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The last digit of 12^12 + 13^13 – 14^14×15^15 =

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The last digit of 12^12 + 13^13 – 14^14×15^15 = [#permalink]

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New post 22 Apr 2015, 03:27
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A
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  95% (hard)

Question Stats:

36% (01:09) correct 64% (01:21) wrong based on 472 sessions

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Re: The last digit of 12^12 + 13^13 – 14^14×15^15 = [#permalink]

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New post 22 Apr 2015, 03:53
Bunuel wrote:
The last digit of 12^12 + 13^13 – 14^14×15^15 =

A. 0
B. 1
C. 5
D. 8
E. 9

Kudos for a correct solution.


This question tests the cyclicity concept.
2 has a cyclicity of 4 i.e. 5th power of 2 has same unit digit as 1st power of 2 .
3 also has cyclicity of 4
4 has cycling of 2
5 has 0.

So this complicated calculation boils down to

2^12 +3^13 - 4^14 ×5^15

6+3-6×0=9 as unit digit is answer.

Answer E
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Re: The last digit of 12^12 + 13^13 – 14^14×15^15 = [#permalink]

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New post 22 Apr 2015, 06:01
Bunuel wrote:
The last digit of 12^12 + 13^13 – 14^14×15^15 =

A. 0
B. 1
C. 5
D. 8
E. 9

Kudos for a correct solution.


Using cyclicity of 2^12 will have unit digit as 6 (12/4=3 no remainder, 2^4 = 16, so 6)
similarly for 3^13 the unit digit is 3
For 4^14 unit digit is 6
For 5^15 unit digit is 5
Now ( 6 + 3 - (6*5)) = 9-( 30) => 9-0 (considering only unit digit) = 6
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Re: The last digit of 12^12 + 13^13 – 14^14×15^15 = [#permalink]

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New post 22 Apr 2015, 18:49
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Last digit of:

12^12 is 6
13^13 is 3
14^14 is 6
15^15 is 5

6 + 3 - 6 x 5
=-21

1 is the last digit

Answer: B
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Re: The last digit of 12^12 + 13^13 – 14^14×15^15 = [#permalink]

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Bunuel wrote:
The last digit of 12^12 + 13^13 – 14^14×15^15 =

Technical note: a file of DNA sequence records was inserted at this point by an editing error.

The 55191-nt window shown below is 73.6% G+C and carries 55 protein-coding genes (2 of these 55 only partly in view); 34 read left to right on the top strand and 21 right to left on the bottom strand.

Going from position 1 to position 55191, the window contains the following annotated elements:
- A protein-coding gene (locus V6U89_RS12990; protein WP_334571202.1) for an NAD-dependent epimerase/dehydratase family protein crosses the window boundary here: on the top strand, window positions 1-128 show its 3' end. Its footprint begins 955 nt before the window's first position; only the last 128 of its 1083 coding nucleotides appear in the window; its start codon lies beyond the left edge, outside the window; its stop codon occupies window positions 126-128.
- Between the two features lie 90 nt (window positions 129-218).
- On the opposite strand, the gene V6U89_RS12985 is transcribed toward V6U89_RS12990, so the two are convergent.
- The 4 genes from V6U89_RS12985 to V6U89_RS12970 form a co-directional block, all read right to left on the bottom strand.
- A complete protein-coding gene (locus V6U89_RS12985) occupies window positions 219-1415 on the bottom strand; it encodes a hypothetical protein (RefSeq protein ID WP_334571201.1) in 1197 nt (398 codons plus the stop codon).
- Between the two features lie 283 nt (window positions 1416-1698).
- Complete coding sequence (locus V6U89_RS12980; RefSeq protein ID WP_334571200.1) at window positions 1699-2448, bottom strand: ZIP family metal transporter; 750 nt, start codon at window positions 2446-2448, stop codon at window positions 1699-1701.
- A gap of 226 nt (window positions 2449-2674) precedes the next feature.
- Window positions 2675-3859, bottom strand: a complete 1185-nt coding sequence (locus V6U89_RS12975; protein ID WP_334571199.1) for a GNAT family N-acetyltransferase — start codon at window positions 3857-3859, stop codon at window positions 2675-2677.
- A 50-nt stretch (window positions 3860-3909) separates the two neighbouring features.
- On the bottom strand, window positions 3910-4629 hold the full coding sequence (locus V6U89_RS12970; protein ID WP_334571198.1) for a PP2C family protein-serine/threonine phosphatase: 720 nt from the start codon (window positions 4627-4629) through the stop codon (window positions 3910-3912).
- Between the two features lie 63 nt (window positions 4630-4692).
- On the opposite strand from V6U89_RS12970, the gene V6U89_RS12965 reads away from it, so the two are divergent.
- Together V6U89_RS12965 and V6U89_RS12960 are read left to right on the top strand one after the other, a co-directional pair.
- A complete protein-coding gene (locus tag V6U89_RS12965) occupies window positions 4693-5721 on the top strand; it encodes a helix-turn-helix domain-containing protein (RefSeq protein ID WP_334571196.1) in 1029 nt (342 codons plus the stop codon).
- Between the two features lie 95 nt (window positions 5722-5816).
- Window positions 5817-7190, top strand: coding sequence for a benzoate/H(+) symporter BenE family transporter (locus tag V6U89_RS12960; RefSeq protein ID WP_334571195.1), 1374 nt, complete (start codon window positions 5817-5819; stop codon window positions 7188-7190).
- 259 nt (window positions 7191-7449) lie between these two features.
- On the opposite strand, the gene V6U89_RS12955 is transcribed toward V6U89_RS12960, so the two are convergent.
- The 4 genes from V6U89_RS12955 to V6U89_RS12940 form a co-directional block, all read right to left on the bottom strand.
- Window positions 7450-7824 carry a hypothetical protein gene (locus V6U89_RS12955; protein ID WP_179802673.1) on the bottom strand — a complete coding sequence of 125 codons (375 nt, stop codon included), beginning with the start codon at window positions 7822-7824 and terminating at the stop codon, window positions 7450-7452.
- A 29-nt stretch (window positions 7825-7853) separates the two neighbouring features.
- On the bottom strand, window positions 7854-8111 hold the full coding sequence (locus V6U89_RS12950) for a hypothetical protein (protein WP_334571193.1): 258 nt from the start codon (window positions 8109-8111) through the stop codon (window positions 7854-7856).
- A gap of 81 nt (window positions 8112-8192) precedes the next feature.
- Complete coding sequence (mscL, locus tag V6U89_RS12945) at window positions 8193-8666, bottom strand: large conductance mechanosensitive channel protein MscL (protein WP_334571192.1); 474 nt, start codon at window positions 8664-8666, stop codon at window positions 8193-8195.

A. 0
B. 1
C. 5
D. 8
E. 9

Kudos for a correct solution.


VERITAS PREP OFFICIAL SOLUTION:

Solution: B

Units digits of exponents are cyclical, and once you’re determined the full cycle of a particular units digit you can simply extrapolate its pattern forward. Checking these cycles for the units digits of 2, 3, 4, and 5 above: we know that units digits of powers of 2 follow a cycle of 2, 4, 8, 6. Therefore the units digit of 12^12 is 6. The last digits of powers of 3 follow a cycle of 3, 9, 7, 1. Therefore the units digit of 13^13 is 3. The units digits of 4 follow a cycle of 4, 6. Hence the units digit of 14^14 is 6. The units digit of any power of 5 remains 5 so the last digit of 15^15 will be 5.

This implies that last digit of 12^12+13^13 will be 9 and that of 14^14×15^15 will be 0. Since 14^14×15^15 is definitely much greater than (12^12+13^13),(12^12+13^13)–(14^14×15^15) will be a negative number with a units digit of 1. Especially if you selected 9 as your answer, remember this little GMAT trick well – for units digit problems that involve subtraction, beware the case in which the second number will be larger than the first, in which case a negative number will result!
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Re: The last digit of 12^12 + 13^13 – 14^14×15^15 = [#permalink]

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mayukh55 wrote:
The last digit of 12^12+13^13–14^14×15^15 =

a. 0
b. 1
c. 5
d. 8
e. 9

Can anyone explain the solution of this problem ? :roll: :?:


There are 3 terms here:

\(12^{12}\)
\(+ 13^{13}\)
\(– 14^{14}×15^{15}\) - This term is very simple to manage in case of last digit. An even number multiplied by a multiple of 5 will end in 0. Also, note that it is a huge term as compared with the other two terms.

\(12^{12}\) - 2 has a cyclicity of 2 - 4 - 8 - 6 so 12 2s will end in 6
\(13^{13}\) - 3 has a cyclicity of 3 - 9 - 7 - 1 so 13 3s will end in 3

(A number ending in 6) + (A number ending in 3) gives a number ending in 9.

So we have
Number ending in 9 - Number ending in 0 (much bigger) so the result will end in 1 and will be negative.

Answer (B)
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Re: The last digit of 12^12 + 13^13 – 14^14×15^15 = [#permalink]

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New post 13 Feb 2016, 01:41
VeritasPrepKarishma wrote:
mayukh55 wrote:
The last digit of 12^12+13^13–14^14×15^15 =

a. 0
b. 1
c. 5
d. 8
e. 9

Can anyone explain the solution of this problem ? :roll: :?:


There are 3 terms here:

\(12^{12}\)
\(+ 13^{13}\)
\(– 14^{14}×15^{15}\) - This term is very simple to manage in case of last digit. An even number multiplied by a multiple of 5 will end in 0. Also, note that it is a huge term as compared with the other two terms.

\(12^{12}\) - 2 has a cyclicity of 2 - 4 - 8 - 6 so 12 2s will end in 6
\(13^{13}\) - 3 has a cyclicity of 3 - 9 - 7 - 1 so 13 3s will end in 3

(A number ending in 6) + (A number ending in 3) gives a number ending in 9.

So we have
Number ending in 9 - Number ending in 0 (much bigger) so the result will end in 1 and will be negative.

Answer (B)


Hi,
In order to make this concept more clear, I have a query:
If we had